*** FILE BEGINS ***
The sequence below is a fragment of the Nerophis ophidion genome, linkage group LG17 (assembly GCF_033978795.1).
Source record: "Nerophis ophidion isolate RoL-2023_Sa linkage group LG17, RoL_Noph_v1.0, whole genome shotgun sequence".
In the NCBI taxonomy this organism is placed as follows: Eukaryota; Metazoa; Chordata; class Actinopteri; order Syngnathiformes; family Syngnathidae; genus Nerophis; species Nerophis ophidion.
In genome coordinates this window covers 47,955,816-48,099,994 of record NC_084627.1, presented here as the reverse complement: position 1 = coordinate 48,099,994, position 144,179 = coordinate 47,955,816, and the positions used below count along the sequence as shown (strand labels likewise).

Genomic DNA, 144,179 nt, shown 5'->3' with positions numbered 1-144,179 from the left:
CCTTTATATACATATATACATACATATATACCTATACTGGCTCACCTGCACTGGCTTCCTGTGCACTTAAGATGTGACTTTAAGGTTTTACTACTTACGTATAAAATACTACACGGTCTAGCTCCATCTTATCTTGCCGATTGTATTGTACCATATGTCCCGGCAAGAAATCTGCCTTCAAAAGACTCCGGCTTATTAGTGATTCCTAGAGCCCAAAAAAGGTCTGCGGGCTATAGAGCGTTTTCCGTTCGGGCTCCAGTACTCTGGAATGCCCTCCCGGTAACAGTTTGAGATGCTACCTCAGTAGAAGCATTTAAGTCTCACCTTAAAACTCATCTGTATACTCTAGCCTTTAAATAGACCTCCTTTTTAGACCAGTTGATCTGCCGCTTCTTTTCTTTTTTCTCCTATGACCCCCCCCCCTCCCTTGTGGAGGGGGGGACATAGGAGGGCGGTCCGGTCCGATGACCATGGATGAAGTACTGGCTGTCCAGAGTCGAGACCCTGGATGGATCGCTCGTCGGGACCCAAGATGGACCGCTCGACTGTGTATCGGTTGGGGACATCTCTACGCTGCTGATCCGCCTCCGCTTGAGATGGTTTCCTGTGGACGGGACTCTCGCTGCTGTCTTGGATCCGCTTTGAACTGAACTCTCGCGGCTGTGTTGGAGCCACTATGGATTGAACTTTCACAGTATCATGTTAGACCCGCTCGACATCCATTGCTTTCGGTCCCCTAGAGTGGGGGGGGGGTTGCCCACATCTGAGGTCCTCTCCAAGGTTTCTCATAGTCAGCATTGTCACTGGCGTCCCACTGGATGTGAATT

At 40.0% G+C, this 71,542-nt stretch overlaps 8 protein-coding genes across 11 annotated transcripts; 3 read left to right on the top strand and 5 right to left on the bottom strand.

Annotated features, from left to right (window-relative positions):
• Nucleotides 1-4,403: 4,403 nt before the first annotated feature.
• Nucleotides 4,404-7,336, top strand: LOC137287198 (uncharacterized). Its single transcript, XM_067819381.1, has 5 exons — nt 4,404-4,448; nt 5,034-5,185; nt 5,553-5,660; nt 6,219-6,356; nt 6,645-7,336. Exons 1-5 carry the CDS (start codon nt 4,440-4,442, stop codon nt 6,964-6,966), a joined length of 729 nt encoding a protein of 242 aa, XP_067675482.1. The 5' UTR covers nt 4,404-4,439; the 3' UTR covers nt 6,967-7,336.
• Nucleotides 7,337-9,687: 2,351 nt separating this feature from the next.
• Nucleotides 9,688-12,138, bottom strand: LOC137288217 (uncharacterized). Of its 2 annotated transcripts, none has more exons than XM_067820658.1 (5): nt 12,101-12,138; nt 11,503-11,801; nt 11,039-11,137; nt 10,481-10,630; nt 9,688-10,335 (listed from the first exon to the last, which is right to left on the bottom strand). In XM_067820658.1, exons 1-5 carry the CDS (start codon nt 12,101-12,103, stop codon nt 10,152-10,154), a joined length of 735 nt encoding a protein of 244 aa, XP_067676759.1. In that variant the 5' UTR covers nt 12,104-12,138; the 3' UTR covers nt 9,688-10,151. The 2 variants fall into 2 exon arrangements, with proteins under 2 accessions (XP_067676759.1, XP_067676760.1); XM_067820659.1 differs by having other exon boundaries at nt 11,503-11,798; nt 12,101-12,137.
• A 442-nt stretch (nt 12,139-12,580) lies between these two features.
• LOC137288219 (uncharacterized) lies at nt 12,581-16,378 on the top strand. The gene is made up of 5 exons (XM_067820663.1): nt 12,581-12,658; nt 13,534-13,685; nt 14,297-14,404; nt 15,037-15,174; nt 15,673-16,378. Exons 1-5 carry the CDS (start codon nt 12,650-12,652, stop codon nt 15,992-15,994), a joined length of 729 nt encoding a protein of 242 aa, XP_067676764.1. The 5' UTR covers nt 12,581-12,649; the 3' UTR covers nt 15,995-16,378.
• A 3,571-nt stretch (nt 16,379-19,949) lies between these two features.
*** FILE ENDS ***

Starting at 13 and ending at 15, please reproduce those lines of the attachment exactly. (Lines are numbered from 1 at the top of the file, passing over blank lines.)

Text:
• A 442-nt stretch (nt 12,139-12,580) lies between these two features.
• LOC137288219 (uncharacterized) lies at nt 12,581-16,378 on the top strand. The gene is made up of 5 exons (XM_067820663.1): nt 12,581-12,658; nt 13,534-13,685; nt 14,297-14,404; nt 15,037-15,174; nt 15,673-16,378. Exons 1-5 carry the CDS (start codon nt 12,650-12,652, stop codon nt 15,992-15,994), a joined length of 729 nt encoding a protein of 242 aa, XP_067676764.1. The 5' UTR covers nt 12,581-12,649; the 3' UTR covers nt 15,995-16,378.
• A 3,571-nt stretch (nt 16,379-19,949) lies between these two features.